May 24, 2017
In June 2014, Elon Musk stated that “patents are a lottery ticket to a lawsuit.” For that reason, he was avoiding patents whenever possible and making his electric vehicle patent portfolio open to all free of charge “in good faith”. He wasn’t the only EV patent holder to do this. We wrote about this move by Tesla, Toyota, and Ford back in 2015 and pointed out that while this appeared to be a nice gesture on the face of it, it was clearly driven by a desire to influence technology adoption.
Why it is Interesting
According to the IPWatchdog article by Steve Brachmann, Tesla Battery patents further proof of Elon Musk’s duplicitous views on patents, Musk clearly has an agenda and his battery technology is a huge part of this. Tesla has not stopped seeking patent protection on its innovations. If the open innovation efforts work and his EV technologies are the most adopted and built upon, then his batteries will be the core of his business.
Patents clearly matter and aren’t just a tool for frivolous litigation.
In their most recent federal budget, the Canadian government has announced a national intellectual property strategy. At this point, it is just a call for an IP strategy, but it’s a start in the right direction for harnessing locally grown innovations. Back in February, Jim Balsillie, from Blackberry was quoted by CBC News stating –
“Innovation without a national IP (intellectual property) strategy is philanthropy. You invent it and invest in it, and others get the benefits. The most important thing, if you want this to be an innovation budget, is to have a national IP strategy…Just because you invent it, it doesn’t mean you get the money for it.”
Why it is Interesting
IP is an integral part of global expansion. Next month some of the top IP professionals and practitioners from around the world will be attending the 10th annual IPBC conference in Ottowa. According to the event website –
“the event will also focus on key policy developments in Europe and North America, and hone in on the views of influential C-suite executives with keynote presentations from the CEO and CTO of prominent, cutting-edge businesses.”
One of the sessions is dedicated to Policy Priorities and both Konstantinos Georgaras (Director general, corporate strategies, and services, Canadian IP Office) and Mark Schaan (Director general, marketplace framework policy branch, Innovation, Science and Economic Development Canada) are on the panel.
We look forward to learning more about Canada’s IP strategy and contextualizing it with the government agency and economic discussions/projects we’ve been involved in.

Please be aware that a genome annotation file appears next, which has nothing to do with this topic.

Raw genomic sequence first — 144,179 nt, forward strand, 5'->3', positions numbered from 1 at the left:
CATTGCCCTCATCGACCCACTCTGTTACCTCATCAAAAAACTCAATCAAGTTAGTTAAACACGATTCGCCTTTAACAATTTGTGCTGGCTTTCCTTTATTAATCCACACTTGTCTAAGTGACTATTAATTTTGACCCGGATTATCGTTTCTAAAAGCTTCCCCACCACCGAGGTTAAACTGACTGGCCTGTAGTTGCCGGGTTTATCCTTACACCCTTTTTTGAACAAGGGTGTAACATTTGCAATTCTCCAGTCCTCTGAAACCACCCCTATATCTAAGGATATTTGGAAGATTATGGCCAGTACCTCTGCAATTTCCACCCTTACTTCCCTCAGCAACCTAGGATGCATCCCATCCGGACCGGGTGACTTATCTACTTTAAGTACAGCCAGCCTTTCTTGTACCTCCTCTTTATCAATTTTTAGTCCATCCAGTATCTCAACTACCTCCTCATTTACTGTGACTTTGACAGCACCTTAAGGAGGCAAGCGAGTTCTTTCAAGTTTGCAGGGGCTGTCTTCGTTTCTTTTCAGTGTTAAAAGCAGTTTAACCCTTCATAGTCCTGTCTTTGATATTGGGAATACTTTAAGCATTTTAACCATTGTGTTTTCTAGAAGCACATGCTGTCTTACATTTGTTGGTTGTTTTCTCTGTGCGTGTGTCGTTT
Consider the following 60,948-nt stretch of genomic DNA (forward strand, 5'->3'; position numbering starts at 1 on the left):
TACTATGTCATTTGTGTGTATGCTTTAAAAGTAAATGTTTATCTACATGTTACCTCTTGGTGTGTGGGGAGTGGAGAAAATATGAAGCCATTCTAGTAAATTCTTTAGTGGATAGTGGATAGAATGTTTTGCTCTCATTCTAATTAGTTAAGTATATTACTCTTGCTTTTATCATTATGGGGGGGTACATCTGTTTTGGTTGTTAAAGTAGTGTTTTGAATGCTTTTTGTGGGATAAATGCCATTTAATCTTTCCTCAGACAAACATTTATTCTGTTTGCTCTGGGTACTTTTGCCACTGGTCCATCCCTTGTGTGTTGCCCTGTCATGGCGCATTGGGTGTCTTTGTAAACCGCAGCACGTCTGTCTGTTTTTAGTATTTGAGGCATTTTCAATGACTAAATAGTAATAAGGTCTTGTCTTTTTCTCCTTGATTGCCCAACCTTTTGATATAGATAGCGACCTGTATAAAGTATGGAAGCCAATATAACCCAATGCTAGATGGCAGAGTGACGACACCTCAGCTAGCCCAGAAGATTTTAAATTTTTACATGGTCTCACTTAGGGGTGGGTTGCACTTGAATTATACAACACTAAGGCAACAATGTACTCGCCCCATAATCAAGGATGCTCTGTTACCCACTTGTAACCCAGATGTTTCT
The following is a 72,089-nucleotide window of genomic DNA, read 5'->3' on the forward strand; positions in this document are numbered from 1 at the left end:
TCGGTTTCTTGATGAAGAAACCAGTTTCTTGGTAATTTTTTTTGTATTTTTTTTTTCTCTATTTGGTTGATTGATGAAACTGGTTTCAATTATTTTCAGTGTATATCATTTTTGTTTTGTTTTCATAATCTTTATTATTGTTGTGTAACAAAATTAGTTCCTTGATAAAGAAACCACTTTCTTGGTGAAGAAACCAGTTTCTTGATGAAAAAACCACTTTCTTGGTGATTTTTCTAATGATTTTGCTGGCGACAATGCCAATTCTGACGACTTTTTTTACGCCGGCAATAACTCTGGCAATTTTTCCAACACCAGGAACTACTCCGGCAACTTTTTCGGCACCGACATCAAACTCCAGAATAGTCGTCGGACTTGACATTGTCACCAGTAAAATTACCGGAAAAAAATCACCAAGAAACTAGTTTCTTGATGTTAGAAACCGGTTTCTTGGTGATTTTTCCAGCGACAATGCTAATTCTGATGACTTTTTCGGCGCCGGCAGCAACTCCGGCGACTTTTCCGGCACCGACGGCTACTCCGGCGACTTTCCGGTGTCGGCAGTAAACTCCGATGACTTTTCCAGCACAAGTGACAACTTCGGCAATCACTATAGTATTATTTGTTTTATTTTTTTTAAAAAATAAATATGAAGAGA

Google has recently been awarded a patent for a system which takes the idea of Shazam, whereby listeners can audio search and get told what they’re listening to, and goes one step beyond. In the patent, Google describes a system where the system is always listening, which enables it to contextualize searches made. This might sound like a bit of a niche idea, with limited uses, but it could be immensely useful, as you could ask questions such as “Who directed this?” Once you realize that, it makes asking “Who directed The Assassination of Jesse James by the Coward Robert Ford?” sound incredibly clunky and old hat. It could easily integrate into Android phones, although the current move towards voice controlled speakers such as Google Home and Amazon’s Alexa are another obvious use.
Why it Matters
AI systems are set to change the world, with many of the big names absorbing smaller AI-based companies, or developing the tech in house. Combining that with the devices which are gradually finding space in many peoples’ lives, such as smartphones, voice controlled speakers or even connected cars. Using the data from around you to contextualize your interactions with these devices is a big deal within a growing market, and Google is already making moves into protecting what could be key concepts.
With the ever-decreasing improvements between hardware from one smartphone generation to the next, AI is seen as the next key battleground for manufacturers looking to differentiate their devices, and Google seems to be a step ahead of the pack on this front.
Benoit Geurts quoted in Business Insider
Back in March, our Director Benoit Geurts was quoted in the Business Insider in reference to Uber hiring Cambridge Professor Zoubin Ghahramani
“Professor Zoubin Ghahramani’s recruitment by Uber cements the Cambridge area as a hotbed for talent in AI and machine learning, and illustrates the commercial implications for machine learning, but also highlights the serious concern over academic poaching having a negative impact on AI research. This is especially true when you consider 40% of the AI patents filed in 2016 were assigned to academic institutions. The key challenge for Cambridge, however, will be to retain talent locally and to support promising IP-rich start-ups through their growth.”
Progress Update on the European Investment Bank Western Balkans Economic Development project
ClearViewIP will be attending Tech Open Air Berlin July 13 and 14. We look forward to meeting many innovative people and companies while we’re there.